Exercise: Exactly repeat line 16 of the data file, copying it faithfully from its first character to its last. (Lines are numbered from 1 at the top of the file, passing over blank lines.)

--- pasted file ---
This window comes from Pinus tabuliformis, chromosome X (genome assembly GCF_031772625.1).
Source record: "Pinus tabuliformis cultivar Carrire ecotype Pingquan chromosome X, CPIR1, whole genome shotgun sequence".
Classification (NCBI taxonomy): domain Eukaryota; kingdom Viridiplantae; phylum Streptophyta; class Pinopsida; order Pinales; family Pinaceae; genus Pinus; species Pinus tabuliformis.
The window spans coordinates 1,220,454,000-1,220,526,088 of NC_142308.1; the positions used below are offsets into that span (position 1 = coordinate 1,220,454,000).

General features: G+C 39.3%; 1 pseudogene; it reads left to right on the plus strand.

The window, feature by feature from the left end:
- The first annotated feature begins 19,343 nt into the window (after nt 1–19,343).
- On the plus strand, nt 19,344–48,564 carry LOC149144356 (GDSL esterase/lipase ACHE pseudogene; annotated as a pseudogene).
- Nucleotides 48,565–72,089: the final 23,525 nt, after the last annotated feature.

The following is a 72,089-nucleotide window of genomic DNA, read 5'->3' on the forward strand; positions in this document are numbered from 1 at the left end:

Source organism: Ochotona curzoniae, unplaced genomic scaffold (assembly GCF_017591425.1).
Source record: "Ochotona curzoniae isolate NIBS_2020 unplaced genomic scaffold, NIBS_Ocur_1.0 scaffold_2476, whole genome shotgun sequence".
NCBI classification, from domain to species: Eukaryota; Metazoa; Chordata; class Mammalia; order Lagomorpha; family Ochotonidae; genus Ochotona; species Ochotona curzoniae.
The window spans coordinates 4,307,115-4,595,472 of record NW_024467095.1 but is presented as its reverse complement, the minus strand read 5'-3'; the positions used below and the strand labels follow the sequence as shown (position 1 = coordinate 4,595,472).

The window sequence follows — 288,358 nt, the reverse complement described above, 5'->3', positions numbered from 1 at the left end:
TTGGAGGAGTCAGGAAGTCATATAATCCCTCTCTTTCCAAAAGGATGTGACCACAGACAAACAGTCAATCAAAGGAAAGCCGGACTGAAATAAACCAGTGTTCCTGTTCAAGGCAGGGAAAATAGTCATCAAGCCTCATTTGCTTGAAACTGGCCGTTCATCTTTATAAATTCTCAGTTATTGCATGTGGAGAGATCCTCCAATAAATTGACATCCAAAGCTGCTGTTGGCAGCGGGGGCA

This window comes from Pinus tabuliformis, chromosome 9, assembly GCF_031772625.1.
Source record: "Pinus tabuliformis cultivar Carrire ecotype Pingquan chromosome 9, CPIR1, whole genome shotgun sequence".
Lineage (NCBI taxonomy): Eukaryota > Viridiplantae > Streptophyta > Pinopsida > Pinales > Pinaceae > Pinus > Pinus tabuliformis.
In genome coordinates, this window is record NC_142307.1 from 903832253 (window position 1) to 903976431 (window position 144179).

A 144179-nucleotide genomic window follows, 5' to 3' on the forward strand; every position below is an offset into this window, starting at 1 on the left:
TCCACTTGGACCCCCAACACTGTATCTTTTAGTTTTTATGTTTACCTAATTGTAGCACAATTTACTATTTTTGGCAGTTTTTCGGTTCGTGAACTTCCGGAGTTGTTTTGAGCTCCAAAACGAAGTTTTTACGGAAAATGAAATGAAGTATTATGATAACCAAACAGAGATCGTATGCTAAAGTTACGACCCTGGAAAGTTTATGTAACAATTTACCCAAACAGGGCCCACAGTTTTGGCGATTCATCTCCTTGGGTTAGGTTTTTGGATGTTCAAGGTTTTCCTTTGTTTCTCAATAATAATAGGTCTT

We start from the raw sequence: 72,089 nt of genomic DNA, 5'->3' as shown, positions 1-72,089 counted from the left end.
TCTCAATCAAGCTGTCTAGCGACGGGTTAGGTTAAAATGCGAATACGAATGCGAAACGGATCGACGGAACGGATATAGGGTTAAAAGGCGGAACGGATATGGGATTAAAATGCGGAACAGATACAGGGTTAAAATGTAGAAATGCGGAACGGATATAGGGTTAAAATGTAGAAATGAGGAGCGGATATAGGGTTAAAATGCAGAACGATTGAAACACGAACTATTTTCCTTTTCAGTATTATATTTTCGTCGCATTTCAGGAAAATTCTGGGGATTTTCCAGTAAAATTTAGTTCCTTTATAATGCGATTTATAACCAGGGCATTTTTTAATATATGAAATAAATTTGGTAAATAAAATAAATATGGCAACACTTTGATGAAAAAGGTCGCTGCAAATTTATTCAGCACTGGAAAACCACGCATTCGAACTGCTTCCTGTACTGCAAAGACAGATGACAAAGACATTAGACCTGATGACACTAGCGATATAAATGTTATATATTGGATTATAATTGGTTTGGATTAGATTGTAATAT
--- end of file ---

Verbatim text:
TTGGAGGAGTCAGGAAGTCATATAATCCCTCTCTTTCCAAAAGGATGTGACCACAGACAAACAGTCAATCAAAGGAAAGCCGGACTGAAATAAACCAGTGTTCCTGTTCAAGGCAGGGAAAATAGTCATCAAGCCTCATTTGCTTGAAACTGGCCGTTCATCTTTATAAATTCTCAGTTATTGCATGTGGAGAGATCCTCCAATAAATTGACATCCAAAGCTGCTGTTGGCAGCGGGGGCA